Let's not let Hawpe off the hook offensively, however.  In 2007 Brad was a monster at the bat, setting career highs in home runs, RBI, runs scored, BB, OBP, SLG, and OPS+.  In 2008 he regressed hard, his offensive WAR dropping from 3.2 to 2.4.  That's not a ton, but it's still nearly a full win.  Throw in a truly horrid defensive season, and you have a recipe for disaster.  Also, I still blame Hawpe for blocking Seth Smith - an infinitely more talented player - throughout his early career, and starting in 2008.  Hawpe's illusory value as a hitter is at least partially responsible for stunting Smith's development to the point that he may never realize his potential.  That and Jim Tracy being a terrible* manager.

*By all accounts Tracy is great in the clubhouse, well-liked, and good at getting the best effort out of his guys, for what that's worth.  But tactically...  Ew.  And he does seem to have an irrational dislike of certain players (Chris Ianetta, Seth Smith) and an irrational love for others (Spilly, Jason Giambi).  Plus, he's going to pitch Ubaldo Jimenez's arm off within the next two seasons.  Mark my words, Ubaldo will be done as an effective pitcher by 2013.  And that really upsets me.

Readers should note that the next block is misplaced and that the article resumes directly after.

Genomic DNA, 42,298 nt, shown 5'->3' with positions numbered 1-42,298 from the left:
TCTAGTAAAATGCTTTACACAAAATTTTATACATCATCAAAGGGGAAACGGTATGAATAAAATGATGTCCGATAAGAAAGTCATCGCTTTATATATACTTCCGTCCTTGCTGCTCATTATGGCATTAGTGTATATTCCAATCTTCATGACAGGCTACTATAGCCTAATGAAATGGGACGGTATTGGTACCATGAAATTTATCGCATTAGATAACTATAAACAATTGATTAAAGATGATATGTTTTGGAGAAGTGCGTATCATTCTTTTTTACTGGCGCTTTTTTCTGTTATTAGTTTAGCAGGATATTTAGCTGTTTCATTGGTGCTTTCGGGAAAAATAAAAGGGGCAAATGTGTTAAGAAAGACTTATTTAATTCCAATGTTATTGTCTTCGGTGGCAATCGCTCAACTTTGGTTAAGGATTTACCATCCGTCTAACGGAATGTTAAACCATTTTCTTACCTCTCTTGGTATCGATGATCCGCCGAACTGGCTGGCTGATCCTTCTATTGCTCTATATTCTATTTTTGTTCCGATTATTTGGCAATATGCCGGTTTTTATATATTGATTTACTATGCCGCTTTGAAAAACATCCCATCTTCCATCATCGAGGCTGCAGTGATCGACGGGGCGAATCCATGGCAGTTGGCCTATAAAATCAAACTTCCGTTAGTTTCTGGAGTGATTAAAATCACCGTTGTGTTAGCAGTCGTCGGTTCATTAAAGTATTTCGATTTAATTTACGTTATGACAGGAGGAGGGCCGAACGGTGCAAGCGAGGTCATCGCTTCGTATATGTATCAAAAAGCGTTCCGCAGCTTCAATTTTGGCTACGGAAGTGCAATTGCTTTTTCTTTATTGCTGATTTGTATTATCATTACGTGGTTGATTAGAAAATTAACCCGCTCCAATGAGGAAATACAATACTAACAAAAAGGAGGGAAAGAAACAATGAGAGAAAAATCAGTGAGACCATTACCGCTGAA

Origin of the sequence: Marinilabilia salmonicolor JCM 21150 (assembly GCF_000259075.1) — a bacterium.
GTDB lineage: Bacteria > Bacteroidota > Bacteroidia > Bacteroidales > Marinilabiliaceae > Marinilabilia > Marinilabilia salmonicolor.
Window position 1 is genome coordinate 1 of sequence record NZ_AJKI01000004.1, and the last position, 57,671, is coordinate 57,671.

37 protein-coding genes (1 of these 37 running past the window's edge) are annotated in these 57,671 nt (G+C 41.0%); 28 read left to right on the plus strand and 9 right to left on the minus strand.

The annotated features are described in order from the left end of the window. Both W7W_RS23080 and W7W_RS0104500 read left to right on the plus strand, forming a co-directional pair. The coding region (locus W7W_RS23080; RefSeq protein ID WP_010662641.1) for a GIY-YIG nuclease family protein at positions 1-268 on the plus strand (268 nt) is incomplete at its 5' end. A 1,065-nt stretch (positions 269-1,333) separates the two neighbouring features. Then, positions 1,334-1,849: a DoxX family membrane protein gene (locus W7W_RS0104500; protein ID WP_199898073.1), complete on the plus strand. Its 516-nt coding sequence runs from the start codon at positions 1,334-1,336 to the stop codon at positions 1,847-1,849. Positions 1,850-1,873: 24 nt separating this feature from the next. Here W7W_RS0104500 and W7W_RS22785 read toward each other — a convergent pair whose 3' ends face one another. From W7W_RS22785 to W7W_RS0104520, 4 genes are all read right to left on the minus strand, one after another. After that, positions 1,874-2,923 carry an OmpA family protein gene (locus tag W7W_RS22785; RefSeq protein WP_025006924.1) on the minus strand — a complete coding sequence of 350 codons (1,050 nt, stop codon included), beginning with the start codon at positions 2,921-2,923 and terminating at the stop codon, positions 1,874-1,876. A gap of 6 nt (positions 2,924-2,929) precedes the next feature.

Given Hawpe's age in 2007 (28 years old), you might think the Rockies could have seen some drop-off coming.  Traditionally players peak around 27 or 28, and even younger defensively.  But the Rockies held onto Hawpe, who promptly fell off of a cliff in 2010.  Add him with Garrett Atkins to the "players the Rockies maybe should have gotten rid of sooner" trio.  The final member of the trio?